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  • A good turnout expected at Scourie feis
    will be classes for children aged 8 to 18 in guitar fiddle keyboard tin whistle song dance and drama as well as Gaelic language sessions for adults and Gaelic games for everyone In addition to the main fèis there will also be a Fèis Bheag a taster session for children who are not yet of main Fèis age but who want to get involved in the fun The fèis is being organised by the local development group Am Parbh which Lisa explained is not only the Gaelic name for Cape Wrath but also literally means turning point There used to be a local group by this name and this is a kind of reincarnation of it We hope that it will really be a turning point for the language and put an end to the decline Lisa is a fluent Gaelic speaker and recently qualified to tutor the language using the Ulpan system She said This whole area is in danger of becoming a Gaelic void In the long term it would be lovely if there was Gaelic medium education available but that is a great challenge Glenda Cairncross who has done a huge amount of the organisational work said that she sees the fèis as just the start of plans to encourage interest in Gaelic We are planting little acorns she said and we hope to have the fèis on an annual basis along with other cultural events that help people to get a chance to learn and use Gaelic There are now forty three fèis events organised around Scotland each year with more than 13 000 children taking part Lisa MacDonald said We ve had funding and a huge amount of help in getting organised from both Bòrd na Gàidhlig and Fèisean nan Gàidheal We ve had lots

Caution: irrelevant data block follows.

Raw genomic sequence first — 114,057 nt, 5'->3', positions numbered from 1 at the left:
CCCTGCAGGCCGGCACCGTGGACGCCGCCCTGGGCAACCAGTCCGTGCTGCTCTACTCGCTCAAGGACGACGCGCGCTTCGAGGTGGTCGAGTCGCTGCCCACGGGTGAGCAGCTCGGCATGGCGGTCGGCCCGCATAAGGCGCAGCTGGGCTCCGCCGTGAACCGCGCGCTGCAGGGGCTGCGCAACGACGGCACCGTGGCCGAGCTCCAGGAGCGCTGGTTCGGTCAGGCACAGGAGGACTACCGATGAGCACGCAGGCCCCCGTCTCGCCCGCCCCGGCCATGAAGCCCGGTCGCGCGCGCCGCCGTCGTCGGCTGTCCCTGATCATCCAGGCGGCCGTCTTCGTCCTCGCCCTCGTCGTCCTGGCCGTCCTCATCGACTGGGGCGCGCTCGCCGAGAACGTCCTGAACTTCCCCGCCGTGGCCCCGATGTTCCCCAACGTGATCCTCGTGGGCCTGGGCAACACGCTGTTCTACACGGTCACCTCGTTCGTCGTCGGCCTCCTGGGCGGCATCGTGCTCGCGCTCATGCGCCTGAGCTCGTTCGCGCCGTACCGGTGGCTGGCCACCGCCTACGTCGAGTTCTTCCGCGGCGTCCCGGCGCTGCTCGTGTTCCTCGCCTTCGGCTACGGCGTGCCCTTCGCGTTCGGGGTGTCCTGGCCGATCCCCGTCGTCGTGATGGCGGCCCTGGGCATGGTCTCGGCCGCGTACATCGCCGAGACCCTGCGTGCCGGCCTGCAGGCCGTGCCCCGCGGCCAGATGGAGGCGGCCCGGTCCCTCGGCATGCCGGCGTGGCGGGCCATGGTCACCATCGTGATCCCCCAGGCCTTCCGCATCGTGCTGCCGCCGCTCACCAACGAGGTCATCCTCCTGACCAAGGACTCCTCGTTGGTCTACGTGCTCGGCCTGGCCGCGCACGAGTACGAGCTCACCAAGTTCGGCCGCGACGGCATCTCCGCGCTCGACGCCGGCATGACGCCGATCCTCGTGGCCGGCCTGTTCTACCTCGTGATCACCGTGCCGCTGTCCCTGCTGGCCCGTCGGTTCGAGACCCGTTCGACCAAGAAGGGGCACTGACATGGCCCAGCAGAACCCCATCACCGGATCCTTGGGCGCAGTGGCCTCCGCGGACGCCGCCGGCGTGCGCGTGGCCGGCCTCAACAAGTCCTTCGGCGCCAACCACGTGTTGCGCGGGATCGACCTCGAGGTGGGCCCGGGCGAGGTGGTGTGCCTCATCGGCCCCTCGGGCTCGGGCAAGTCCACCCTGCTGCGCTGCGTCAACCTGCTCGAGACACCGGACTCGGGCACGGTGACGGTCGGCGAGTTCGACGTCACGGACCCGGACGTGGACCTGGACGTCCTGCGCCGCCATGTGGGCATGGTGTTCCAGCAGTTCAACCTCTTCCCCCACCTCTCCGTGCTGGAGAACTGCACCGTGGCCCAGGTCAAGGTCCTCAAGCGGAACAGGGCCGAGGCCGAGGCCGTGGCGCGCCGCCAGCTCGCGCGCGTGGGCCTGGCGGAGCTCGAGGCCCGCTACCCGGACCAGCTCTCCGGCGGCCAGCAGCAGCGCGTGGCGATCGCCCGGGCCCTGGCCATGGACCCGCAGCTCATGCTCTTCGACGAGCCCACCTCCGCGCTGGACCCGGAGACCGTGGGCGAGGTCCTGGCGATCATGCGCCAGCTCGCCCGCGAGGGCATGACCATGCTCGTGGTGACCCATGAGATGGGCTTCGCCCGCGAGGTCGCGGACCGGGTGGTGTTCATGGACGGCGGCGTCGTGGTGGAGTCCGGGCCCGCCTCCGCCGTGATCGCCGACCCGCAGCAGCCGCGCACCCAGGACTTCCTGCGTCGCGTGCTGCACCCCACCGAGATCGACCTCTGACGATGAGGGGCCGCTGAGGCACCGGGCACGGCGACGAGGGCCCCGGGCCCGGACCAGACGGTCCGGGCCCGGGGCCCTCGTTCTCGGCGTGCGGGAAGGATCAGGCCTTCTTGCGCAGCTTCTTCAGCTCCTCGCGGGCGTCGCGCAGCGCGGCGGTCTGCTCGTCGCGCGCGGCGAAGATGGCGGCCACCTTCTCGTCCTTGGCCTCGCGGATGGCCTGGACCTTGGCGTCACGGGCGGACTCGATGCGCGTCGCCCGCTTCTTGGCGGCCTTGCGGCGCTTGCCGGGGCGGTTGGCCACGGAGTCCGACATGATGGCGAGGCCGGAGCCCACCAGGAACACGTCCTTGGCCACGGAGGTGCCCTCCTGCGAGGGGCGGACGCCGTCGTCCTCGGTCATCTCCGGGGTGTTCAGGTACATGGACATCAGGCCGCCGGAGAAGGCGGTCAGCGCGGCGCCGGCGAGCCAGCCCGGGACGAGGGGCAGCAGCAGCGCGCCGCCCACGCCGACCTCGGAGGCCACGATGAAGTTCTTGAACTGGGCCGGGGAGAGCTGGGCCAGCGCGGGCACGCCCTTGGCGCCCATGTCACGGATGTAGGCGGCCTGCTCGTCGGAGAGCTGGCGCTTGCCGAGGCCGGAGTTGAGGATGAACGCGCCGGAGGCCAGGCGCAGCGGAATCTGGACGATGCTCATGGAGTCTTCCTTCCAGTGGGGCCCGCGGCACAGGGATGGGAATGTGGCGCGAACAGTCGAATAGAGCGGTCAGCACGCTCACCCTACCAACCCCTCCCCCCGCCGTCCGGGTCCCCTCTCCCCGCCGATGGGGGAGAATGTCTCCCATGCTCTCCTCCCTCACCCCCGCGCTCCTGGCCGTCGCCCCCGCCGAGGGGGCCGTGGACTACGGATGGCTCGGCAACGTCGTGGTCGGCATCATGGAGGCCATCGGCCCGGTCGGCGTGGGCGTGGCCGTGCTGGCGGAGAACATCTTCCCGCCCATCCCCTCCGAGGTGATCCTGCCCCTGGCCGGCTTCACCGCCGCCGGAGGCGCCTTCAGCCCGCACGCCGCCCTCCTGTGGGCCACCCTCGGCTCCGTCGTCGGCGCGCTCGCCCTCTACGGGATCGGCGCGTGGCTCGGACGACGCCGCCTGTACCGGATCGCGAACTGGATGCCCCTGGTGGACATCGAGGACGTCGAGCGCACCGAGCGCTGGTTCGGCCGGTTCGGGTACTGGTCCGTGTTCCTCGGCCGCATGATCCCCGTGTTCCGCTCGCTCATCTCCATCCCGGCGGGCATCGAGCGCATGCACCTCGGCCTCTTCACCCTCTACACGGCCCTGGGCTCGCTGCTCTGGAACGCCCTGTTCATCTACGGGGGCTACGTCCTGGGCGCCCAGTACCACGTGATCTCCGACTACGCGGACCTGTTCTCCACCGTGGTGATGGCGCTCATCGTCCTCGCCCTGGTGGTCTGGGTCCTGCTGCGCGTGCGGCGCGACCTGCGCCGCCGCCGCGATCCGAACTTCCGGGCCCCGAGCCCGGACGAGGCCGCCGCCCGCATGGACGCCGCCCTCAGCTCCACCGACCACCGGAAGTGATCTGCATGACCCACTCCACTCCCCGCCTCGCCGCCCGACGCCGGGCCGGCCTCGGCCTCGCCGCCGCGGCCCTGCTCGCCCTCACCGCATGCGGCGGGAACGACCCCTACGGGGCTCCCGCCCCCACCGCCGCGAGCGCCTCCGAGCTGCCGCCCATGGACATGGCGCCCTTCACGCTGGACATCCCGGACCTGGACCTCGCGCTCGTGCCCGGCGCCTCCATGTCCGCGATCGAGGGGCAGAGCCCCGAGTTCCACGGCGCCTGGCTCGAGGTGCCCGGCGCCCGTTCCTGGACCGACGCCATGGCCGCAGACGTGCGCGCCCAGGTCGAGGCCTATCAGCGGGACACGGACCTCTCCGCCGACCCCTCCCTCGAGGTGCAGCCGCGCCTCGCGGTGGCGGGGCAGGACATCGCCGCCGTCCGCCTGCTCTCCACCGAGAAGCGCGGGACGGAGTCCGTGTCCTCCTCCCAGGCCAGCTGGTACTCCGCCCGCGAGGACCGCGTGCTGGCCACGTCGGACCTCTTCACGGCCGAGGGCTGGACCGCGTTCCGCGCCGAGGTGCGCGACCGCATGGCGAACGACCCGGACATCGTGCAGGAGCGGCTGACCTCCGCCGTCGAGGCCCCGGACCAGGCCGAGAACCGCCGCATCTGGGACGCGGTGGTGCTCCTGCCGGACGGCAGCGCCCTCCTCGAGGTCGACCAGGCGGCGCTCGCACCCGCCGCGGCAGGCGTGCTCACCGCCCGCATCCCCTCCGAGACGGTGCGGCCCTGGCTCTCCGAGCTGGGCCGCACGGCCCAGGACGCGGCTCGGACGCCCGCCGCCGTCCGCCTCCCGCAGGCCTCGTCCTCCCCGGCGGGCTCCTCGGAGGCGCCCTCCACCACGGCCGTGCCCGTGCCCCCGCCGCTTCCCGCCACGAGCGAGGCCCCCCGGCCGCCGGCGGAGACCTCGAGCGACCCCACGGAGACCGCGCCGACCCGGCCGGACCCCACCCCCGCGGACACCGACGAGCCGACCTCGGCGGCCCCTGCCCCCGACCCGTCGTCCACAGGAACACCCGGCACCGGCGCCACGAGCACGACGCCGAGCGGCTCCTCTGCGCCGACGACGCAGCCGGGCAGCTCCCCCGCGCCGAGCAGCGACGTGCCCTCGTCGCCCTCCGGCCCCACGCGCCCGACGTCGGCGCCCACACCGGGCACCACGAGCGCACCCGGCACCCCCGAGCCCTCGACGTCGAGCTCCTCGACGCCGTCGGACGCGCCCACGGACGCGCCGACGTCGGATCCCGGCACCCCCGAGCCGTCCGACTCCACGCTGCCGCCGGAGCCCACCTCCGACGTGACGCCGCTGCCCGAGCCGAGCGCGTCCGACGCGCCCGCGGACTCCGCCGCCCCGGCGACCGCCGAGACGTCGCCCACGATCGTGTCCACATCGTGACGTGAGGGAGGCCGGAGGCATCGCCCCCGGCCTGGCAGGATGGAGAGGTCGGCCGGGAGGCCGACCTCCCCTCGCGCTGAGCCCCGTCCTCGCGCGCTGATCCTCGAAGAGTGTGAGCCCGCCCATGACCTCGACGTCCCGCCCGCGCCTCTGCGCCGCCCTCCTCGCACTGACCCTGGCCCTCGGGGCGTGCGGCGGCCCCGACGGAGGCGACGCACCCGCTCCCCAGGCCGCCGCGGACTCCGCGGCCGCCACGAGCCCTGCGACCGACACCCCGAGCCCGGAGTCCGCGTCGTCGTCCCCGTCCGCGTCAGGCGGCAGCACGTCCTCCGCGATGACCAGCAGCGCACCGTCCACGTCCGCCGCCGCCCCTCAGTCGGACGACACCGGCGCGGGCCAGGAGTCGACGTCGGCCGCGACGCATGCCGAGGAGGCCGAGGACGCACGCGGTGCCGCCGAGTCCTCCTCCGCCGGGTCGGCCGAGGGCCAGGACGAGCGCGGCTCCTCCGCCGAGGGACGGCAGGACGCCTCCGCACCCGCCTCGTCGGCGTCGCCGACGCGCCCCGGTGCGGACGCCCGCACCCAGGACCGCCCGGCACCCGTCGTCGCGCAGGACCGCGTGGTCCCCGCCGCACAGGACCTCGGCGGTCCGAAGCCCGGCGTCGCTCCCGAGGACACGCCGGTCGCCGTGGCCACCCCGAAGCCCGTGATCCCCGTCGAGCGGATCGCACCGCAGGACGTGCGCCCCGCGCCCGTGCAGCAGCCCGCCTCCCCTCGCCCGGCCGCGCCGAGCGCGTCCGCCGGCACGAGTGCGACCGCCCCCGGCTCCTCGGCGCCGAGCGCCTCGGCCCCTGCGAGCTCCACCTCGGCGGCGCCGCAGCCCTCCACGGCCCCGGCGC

http://www.bratach.co.uk/bratach/archive/Feb11/feb11_scourie-feis.html (2013-01-14)

  • Nature’s call